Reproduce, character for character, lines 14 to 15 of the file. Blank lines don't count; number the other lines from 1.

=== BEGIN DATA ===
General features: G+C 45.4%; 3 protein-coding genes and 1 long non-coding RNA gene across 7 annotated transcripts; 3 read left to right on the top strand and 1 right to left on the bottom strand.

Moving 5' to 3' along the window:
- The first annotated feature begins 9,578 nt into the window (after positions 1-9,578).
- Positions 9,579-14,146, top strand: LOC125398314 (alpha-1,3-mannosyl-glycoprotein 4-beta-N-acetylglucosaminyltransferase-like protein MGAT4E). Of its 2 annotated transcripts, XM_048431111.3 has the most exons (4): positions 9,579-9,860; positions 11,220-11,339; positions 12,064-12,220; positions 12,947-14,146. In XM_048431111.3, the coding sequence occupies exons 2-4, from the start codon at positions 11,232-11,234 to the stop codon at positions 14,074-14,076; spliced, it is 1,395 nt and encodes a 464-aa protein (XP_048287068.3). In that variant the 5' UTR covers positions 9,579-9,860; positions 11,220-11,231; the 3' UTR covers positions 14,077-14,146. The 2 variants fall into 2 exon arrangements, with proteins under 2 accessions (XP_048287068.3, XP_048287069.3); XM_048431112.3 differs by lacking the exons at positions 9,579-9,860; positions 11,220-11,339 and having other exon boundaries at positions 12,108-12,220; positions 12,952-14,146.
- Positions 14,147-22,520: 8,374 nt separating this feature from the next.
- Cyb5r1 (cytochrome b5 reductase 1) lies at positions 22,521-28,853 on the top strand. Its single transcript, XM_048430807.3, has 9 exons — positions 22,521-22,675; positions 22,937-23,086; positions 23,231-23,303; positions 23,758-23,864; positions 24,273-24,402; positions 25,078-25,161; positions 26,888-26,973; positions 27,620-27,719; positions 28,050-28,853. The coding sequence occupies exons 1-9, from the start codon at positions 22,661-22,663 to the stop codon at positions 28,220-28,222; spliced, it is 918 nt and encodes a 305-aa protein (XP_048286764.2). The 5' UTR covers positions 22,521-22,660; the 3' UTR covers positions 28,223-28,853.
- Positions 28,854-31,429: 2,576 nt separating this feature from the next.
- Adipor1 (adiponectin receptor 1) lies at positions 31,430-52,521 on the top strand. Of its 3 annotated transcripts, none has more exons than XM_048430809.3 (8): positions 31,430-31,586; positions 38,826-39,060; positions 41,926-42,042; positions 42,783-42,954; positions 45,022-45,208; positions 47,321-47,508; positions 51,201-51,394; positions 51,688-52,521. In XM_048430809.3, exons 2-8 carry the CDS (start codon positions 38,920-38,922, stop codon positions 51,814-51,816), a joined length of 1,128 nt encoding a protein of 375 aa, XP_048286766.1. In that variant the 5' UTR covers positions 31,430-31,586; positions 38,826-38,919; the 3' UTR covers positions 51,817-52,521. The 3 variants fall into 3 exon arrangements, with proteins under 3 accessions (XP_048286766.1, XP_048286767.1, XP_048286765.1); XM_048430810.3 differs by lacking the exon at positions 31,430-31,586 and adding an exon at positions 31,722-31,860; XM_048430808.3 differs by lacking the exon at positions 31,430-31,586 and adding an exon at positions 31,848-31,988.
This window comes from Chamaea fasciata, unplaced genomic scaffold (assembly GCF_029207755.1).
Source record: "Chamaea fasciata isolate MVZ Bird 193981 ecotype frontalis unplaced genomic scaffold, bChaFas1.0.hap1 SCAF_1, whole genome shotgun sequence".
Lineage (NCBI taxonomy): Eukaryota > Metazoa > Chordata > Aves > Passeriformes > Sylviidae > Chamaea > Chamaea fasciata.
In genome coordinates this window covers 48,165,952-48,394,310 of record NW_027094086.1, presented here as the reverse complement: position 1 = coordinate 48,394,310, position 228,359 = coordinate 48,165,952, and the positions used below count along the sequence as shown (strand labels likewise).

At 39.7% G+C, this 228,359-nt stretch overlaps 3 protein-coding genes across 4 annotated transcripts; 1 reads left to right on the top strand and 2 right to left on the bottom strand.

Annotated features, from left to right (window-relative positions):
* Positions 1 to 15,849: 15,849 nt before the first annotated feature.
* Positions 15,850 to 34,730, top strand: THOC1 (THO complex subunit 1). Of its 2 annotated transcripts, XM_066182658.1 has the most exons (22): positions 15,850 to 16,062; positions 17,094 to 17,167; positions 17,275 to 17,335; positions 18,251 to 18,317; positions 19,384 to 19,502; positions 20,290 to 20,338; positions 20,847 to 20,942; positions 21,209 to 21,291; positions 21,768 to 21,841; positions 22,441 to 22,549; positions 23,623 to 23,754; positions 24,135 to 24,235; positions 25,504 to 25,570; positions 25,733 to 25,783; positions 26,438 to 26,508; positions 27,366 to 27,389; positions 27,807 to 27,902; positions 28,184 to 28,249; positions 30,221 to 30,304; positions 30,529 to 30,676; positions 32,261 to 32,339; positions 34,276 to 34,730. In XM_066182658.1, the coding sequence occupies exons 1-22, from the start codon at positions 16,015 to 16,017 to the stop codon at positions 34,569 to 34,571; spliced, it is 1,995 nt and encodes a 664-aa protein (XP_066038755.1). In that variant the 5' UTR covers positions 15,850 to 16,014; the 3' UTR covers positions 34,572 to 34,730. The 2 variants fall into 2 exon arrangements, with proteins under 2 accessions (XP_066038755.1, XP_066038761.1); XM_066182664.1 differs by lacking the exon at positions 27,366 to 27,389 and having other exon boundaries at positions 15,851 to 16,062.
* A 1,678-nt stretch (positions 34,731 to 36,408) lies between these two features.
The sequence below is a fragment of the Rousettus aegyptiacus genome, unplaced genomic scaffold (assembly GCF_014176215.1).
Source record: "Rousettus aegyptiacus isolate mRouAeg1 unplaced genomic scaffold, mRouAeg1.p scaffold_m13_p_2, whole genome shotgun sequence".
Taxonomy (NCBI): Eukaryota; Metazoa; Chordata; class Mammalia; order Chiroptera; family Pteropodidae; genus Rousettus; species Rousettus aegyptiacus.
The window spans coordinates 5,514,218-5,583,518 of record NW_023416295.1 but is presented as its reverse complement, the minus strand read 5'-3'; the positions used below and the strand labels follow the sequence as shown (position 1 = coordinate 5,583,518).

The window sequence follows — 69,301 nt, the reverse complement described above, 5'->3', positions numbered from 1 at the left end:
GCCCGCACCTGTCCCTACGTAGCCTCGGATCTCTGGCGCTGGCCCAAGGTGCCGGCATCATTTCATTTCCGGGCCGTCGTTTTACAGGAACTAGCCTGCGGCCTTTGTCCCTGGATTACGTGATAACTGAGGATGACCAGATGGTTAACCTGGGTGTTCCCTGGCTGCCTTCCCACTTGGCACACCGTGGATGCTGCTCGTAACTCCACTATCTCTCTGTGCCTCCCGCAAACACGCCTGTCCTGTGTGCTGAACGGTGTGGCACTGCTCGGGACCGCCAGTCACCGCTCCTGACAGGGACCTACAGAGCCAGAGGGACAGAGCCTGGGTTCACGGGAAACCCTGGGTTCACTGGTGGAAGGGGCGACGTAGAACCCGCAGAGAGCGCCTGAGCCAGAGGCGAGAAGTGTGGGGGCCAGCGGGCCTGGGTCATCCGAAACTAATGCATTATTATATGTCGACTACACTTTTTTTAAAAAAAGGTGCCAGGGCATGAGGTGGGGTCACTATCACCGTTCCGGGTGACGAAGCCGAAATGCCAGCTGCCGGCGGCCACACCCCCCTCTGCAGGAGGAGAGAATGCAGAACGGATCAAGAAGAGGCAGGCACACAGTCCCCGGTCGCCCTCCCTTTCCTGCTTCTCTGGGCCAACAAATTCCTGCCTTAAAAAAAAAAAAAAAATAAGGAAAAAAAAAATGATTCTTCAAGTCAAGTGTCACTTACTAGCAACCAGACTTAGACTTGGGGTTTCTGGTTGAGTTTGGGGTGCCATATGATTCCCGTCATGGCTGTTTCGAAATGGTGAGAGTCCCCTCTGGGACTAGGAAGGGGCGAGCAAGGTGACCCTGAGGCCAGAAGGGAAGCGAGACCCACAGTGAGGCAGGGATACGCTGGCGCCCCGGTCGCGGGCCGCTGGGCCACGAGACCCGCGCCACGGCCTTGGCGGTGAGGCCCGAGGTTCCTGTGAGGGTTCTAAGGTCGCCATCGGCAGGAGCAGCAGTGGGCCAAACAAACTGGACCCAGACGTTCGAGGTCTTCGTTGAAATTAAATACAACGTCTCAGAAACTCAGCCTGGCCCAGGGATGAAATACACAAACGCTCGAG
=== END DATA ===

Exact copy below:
Annotated features, from left to right (window-relative positions):
* Positions 1 to 15,849: 15,849 nt before the first annotated feature.